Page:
The deep plantar tendons passerine; palate aegithognathous.

The above two characters in combination suffice to separate a passerine bird from all others.

The deep plantar tendons are the muscles which run down the leg of a bird and move the toes. There are several types or forms of these muscles. The late Professor Garrod thus writes about them : -

" In birds generally, whatever the number of their toes, there are two muscles whose fleshy bellies are situated in the leg proper (that is, between the knee and the ankle), deep, and just behind the tibia. These muscles arise, one from almost the whole of the posterior surface of the tibia and from the fibula, in a bipenniform manner, and the other from the inferior surface of the horizontal femur just behind the outer genual articular condyle. The former is termed the flexor perforans digitorum pedis, because its terminal tendons perforate those of the more superficial flexors on their way to the ungual phalanges of their respective toes; and the latter is termed the flexor longus hallucis, because there is generally a shorter muscle to the same digit.

" These two muscles descend to the ankle (the joint between the tibio-tarsus and the tarso-metatarsus) side by side; they run behind it, in the fibro-cartilaginous or osseous mass which, in birds, is always found at the posterior part of the upper end of the tarso-metatarse, in two canals, deeper than any of the other flexor tendons; and in these canals there is always a definite relation between them. Sometimes the tendons are side by side ; and then it is always that of the flexor longus hallucis which is the external of the two, the osseous vertical ridge, which is nearly always seen in the dry bone, separating them. Sometimes, however, one is superficial or, in other words, posterior to the other. When this is the case, it is always the flexor perforans digitorum which is the deeper. In the Swifts, for instance, the flexor longus hallucis quite covers the flexor perforans digitorum ; but in most Parrots, as may be seen by the disposition of the osseous canals in the dry tarso-metatarse, that for the former muscle is external as well as superficial, only partially covering it.

" These relations are constant, and must be always borne in mind in all attempts to identify the muscles. Prom these it can be inferred, as is verified by dissection, that the tendon of the flexor longus hallucis crosses its companion superficially on its way from the ankle to its insertion in the hallux.

" Just before, or just at the commencement of, the sole of the bird's foot (near the joint between the metatarsus and the phalanges) these two tendons generally split up to supply the toes."

The manner in which these tendons serve the toes and their relation to each other, when combined with other characters, are of the greatest service in diagnosing the various orders of birds.

The deep plantar tendons are said to be passerine when the flexor perforans digitorum serves the three front toes and the flexor longus hallucis serves the hind toe, both tendons being perfectly disconnected in such a manner that the hind toe is separately movable from the front toes. This formation is shown in the accompanying sketch : -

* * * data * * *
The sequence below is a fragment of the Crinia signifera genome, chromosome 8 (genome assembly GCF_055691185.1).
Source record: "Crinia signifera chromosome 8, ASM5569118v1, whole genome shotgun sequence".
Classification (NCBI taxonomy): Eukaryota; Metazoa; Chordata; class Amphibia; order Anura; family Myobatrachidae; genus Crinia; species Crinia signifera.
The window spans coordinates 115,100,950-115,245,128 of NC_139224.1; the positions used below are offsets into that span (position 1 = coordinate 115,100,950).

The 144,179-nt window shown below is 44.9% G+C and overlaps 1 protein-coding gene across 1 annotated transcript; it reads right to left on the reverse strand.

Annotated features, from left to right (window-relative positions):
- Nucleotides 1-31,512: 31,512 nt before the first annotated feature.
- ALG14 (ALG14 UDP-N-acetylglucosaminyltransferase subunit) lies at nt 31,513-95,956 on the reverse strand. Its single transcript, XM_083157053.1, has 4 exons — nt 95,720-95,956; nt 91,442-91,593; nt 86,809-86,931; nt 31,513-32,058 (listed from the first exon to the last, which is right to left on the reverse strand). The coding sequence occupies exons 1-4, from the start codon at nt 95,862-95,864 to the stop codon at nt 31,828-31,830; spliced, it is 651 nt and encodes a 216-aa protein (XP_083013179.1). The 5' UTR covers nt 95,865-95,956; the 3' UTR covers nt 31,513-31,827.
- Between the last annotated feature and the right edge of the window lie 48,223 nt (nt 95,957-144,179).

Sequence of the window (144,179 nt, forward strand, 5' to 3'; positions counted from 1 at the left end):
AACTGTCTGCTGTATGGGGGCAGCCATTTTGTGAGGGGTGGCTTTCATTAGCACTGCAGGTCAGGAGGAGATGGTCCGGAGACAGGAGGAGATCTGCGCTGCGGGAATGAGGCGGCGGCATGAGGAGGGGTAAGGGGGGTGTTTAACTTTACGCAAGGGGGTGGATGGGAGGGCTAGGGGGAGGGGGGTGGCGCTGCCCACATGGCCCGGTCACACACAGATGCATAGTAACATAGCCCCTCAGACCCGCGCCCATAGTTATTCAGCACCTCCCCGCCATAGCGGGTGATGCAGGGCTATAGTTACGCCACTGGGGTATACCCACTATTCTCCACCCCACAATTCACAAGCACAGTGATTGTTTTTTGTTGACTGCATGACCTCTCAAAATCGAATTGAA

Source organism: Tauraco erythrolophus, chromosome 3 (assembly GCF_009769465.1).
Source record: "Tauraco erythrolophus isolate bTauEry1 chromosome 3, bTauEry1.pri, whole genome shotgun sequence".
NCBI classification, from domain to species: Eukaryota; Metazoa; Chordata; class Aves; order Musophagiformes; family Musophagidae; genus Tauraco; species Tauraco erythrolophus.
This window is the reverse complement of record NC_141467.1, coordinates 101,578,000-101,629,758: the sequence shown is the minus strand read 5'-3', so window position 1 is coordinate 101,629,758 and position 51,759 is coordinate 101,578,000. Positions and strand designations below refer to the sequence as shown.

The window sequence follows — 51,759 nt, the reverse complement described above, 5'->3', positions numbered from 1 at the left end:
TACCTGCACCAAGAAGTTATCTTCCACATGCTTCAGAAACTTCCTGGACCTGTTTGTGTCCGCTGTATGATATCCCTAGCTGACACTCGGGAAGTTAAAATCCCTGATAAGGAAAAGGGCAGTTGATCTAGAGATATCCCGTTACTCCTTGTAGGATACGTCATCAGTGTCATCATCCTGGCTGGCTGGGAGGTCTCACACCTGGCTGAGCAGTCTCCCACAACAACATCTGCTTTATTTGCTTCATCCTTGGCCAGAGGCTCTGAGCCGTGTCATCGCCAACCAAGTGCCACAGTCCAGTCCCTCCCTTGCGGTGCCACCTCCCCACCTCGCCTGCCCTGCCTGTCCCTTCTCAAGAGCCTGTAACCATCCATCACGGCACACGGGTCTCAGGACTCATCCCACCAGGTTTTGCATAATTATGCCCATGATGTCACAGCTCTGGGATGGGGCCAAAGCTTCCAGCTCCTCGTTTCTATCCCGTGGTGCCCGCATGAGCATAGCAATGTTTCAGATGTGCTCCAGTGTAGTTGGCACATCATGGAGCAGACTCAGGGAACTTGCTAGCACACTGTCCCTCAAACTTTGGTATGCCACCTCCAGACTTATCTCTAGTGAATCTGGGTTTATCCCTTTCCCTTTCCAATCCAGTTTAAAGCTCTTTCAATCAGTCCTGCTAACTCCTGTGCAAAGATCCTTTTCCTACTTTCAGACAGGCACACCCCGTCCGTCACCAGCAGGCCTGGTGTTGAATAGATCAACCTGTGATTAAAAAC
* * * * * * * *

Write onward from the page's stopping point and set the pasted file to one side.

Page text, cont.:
The determination of the character of the deep plantar tendons in a freshly-killed bird is very easy. In a dried state the tarsus and toes must be macerated in water until soft, when the tendons can be dissected without difficulty.

The palate of a bird is termed aegithognathous when the vomer is broad and blunt and disconnected from the maxillo-palatines, which are separated from each other by a considerable interval. The principal bones in the palate of a bird are shown in the accompanying sketch of the skull of a Raven, which has the palate aegithognathous.

The determination of a passerine bird, as before stated, rests on the association together of the above two characters.

The order Passeres contains about half the total number of living birds, or somewhat more than 6000 species. Of these nearly 1000, or one sixth of the number, are found within the limits of the Indian Empire, either as residents or as seasonal visitors.

The primary division of the Passeres into two large groups is based on the mode of attachment of the muscles of the syrinx, and may be thus expressed : -

Birds in which the intrinsic muscles of the syrinx are fixed to the ends of the bronchial semi- rings ………………….Acromyodi.
Birds in which the intrinsic muscles of the syrinx are fixed to the middle of the bronchial semi-rings ………………….Mesomyodi.

The Acromyodi have the muscles of the syrinx complex and consisting of numerous pairs. The Mesomyodi have the muscles simple, consisting in many cases of only one pair, consisting in many cases of only one pair.

All the Passeres of the Old World belong to the Acromyodian group with the exception of three small families, viz. the Philepittidae from Madagascar, the Xenicidae from New Zealand, and the Pittidae from India, the Oriental, Aethiopian, and Australian regions. The Eurylamidae, frequently associated with these Mesomyodian Passeres, I propose to elevate to the rank of an Order.

It follows from the above that all the Indian Passeres, with the exception of the Pittidae, belong to the Acromyodian group.

The Mesomyodi may therefore be dismissed from further consideration with the remark that they are divided into two groups: the Oligomyodae, with the lower end of the trachea unmodified; and the Tracheophonae, with the lower end of the trachea modified to form an organ of voice. The Pittidae fall into the first group, as do also the Philepittidae and Xenicidae. The remainder of the Oligomyodae; and the whole of the Tracheophonae occur only in the New World.

No success has attended the efforts of anatomists to subdivide the Acromyodi into two or more groups by internal characters, and no two naturalists agree in the arrangement and extent of the families of this difficult group. In drawing up the annexed scheme of the families that occur in India I have endeavoured to avail myself of those characters which appear to be constant and easy of examination.

A very useful character to be employed in determining the position of a bird is the number of primaries in the wing ; but before this can be used with absolute precision, it is necessary to eliminate by other characters those families some of the members of which possess nine primaries and others ten. Such families are the Dicaeidae and Alaudidae.

The Dicaeidae without a single exception, possess serrations on the margins of both mandibles for about a third of their Length from the tip. These serrations are seldom visible without a lens and a white background, but with these aids they are plainly discernible.